Characterization of RNA-Like Oligomers from Lipid-Assisted Nonenzymatic Synthesis: Implications for Origin of Informational Molecules on Early Earth.

Mungi CV, Rajamani S - Life (Basel) (2015)

Mass profile of HRMS analysis obtained for Cyc7 sample of a typical reaction mixture of 5'-AMP and POPC. Chemical identities of the various peaks are tabulated in Table 1.
© Copyright Policy
Related In: Results  -  Collection

License
Show All Figures
getmorefigures.php?uid=PMC4390841&req=5

life-05-00065-f007: Mass profile of HRMS analysis obtained for Cyc7 sample of a typical reaction mixture of 5'-AMP and POPC. Chemical identities of the various peaks are tabulated in Table 1.
Mentions: Since HPLC analysis demonstrated formation of oligomers during the DH-RH reaction in sufficient yields, mass analysis was performed to further characterize these oligomers. Aqueous phase from Cyc7 reaction mixtures, containing 5 mM 5'-AMP + 1 mM POPC, were used for mass determination. MALDI was initially performed on these samples. However, the material did not get ionized as expected. Possible reasons could be the presence of salt in the mixtures, as the starting material used was a sodium salt of 5'-AMP. Attempts to use C18 Zip-Tips (EMD Millipore) for reducing the salt content were not effective as it also resulted in loss of shorter oligomers in the process. Therefore, HRMS was employed for mass analysis of aqueous phases from the aforementioned mixture. Though the liquid chromatography element failed to resolve individual oligomeric peaks, it did eliminate the salt, resulting in mass profiles of whole reaction mixtures, as shown in Figure 7. Table 1 shows the theoretically calculated mass for the various oligomeric species formed in the reaction along with the actual observed masses obtained from HRMS analysis.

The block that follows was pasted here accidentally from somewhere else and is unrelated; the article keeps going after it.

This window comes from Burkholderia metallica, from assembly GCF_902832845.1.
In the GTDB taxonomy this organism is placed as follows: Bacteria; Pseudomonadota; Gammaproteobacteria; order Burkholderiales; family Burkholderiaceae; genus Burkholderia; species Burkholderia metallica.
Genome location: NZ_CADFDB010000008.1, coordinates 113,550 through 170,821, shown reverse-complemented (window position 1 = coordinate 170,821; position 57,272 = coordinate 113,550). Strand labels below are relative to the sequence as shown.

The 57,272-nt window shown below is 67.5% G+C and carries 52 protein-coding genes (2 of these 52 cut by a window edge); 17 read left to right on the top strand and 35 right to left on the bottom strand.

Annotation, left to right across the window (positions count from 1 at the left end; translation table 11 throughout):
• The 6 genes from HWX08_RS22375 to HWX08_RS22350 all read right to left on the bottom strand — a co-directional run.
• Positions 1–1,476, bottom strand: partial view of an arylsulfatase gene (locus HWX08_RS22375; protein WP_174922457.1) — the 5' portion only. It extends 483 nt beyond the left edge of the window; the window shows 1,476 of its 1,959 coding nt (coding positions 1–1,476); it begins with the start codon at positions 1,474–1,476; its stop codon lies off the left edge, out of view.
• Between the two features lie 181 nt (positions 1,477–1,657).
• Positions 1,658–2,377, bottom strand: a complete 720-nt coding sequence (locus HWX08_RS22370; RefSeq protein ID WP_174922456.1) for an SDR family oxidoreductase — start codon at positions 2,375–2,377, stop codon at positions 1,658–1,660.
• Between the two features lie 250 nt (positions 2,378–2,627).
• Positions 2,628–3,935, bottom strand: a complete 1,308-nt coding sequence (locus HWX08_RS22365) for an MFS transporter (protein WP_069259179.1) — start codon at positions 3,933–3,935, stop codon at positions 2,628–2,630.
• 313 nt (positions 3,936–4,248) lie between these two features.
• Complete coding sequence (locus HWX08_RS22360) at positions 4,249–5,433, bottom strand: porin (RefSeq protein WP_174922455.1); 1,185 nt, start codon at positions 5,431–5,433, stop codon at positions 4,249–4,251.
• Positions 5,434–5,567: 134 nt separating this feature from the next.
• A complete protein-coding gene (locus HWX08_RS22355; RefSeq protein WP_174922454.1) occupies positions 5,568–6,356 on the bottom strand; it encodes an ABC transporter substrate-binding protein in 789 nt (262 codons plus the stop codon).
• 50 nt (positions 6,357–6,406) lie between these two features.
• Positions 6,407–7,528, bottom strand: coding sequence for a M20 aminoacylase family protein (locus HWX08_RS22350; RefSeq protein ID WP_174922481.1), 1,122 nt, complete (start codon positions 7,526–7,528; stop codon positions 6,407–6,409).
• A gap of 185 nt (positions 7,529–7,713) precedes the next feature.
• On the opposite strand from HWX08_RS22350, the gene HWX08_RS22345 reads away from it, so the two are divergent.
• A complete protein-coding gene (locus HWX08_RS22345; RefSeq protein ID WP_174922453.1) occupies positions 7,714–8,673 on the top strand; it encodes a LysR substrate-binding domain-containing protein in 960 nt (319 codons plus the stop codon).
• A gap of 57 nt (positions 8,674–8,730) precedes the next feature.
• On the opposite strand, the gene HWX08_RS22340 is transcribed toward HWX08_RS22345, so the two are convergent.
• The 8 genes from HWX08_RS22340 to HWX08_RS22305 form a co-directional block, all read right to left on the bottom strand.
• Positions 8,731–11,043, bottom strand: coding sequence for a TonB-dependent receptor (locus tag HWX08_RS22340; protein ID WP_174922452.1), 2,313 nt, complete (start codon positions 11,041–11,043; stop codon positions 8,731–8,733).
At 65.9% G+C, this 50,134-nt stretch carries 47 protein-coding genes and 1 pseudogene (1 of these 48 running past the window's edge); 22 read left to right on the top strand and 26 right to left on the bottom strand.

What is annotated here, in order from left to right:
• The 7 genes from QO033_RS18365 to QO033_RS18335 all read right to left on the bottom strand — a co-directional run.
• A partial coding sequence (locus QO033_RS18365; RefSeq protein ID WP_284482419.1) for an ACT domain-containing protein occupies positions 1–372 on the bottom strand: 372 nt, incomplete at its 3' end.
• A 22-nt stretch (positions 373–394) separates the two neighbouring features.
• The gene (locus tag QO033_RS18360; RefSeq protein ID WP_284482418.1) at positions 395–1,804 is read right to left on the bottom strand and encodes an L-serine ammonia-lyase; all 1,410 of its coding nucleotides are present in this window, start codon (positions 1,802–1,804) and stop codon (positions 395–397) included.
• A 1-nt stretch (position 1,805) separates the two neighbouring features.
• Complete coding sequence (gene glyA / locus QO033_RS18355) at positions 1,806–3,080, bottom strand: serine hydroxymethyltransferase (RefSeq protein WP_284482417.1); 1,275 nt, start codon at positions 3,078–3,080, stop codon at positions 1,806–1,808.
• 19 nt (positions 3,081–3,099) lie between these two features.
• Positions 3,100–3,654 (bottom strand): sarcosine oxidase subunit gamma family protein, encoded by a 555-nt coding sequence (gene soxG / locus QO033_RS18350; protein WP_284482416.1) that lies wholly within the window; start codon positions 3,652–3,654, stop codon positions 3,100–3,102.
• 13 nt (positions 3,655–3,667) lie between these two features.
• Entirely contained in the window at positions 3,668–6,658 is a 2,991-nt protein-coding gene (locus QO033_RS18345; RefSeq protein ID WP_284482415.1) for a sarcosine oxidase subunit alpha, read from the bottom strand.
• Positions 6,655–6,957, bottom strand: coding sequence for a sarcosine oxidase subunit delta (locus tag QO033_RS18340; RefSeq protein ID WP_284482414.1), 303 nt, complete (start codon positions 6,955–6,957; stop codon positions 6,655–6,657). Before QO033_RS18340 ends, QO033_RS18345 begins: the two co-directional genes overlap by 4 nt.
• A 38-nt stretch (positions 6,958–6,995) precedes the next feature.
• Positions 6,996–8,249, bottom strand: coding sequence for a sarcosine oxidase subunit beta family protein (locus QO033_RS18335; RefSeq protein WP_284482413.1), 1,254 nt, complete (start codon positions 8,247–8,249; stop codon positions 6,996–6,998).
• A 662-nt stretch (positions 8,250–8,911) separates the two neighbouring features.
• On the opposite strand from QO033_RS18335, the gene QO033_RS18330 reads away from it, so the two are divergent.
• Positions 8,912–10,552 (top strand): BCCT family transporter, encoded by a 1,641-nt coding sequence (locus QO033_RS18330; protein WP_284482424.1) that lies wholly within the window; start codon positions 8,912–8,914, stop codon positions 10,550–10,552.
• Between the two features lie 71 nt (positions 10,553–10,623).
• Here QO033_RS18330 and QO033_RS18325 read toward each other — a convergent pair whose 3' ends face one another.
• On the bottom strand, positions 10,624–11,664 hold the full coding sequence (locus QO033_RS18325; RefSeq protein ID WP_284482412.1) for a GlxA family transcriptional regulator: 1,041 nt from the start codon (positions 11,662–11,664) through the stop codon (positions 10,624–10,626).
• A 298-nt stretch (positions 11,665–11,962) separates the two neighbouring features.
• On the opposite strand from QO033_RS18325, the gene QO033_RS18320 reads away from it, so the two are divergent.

Bottom Line: The resultant products were characterized to understand their chemical makeup.Formation of such oligomers would have permitted sampling of a large variety of bases on a preformed polymer backbone, resulting in "prebiotic phosphodiester polymers" prior to the emergence of modern RNA-like molecules.This suggests that primitive genetic polymers could have utilized bases that conferred greater N-glycosyl bond stability, a feature crucial for information propagation in low pH and high temperature regimes of early Earth.

View Article: PubMed Central - PubMed

Affiliation: Indian Institute of Science Education and Research (IISER), Pune, Maharashtra 411008, India. cvmungi@students.iiserpune.ac.in.

ABSTRACT
Prebiotic polymerization had to be a nonenzymatic, chemically driven process. These processes would have been particularly favored in scenarios which push reaction regimes far from equilibrium. Dehydration-rehydration (DH-RH) cycles are one such regime thought to have been prevalent on prebiotic Earth in niches like volcanic geothermal pools. The present study defines the optimum DH-RH reaction conditions for lipid-assisted polymerization of nucleotides. The resultant products were characterized to understand their chemical makeup. Primarily, our study demonstrates that the resultant RNA-like oligomers have abasic sites, which means these oligomers lack information-carrying capability because of losing most of their bases during the reaction process. This results from low pH and high temperature conditions, which, importantly, also allows the formation of sugar-phosphate oligomers when ribose 5'-monophosphates are used as the starting monomers instead. Formation of such oligomers would have permitted sampling of a large variety of bases on a preformed polymer backbone, resulting in "prebiotic phosphodiester polymers" prior to the emergence of modern RNA-like molecules. This suggests that primitive genetic polymers could have utilized bases that conferred greater N-glycosyl bond stability, a feature crucial for information propagation in low pH and high temperature regimes of early Earth.

No MeSH data available.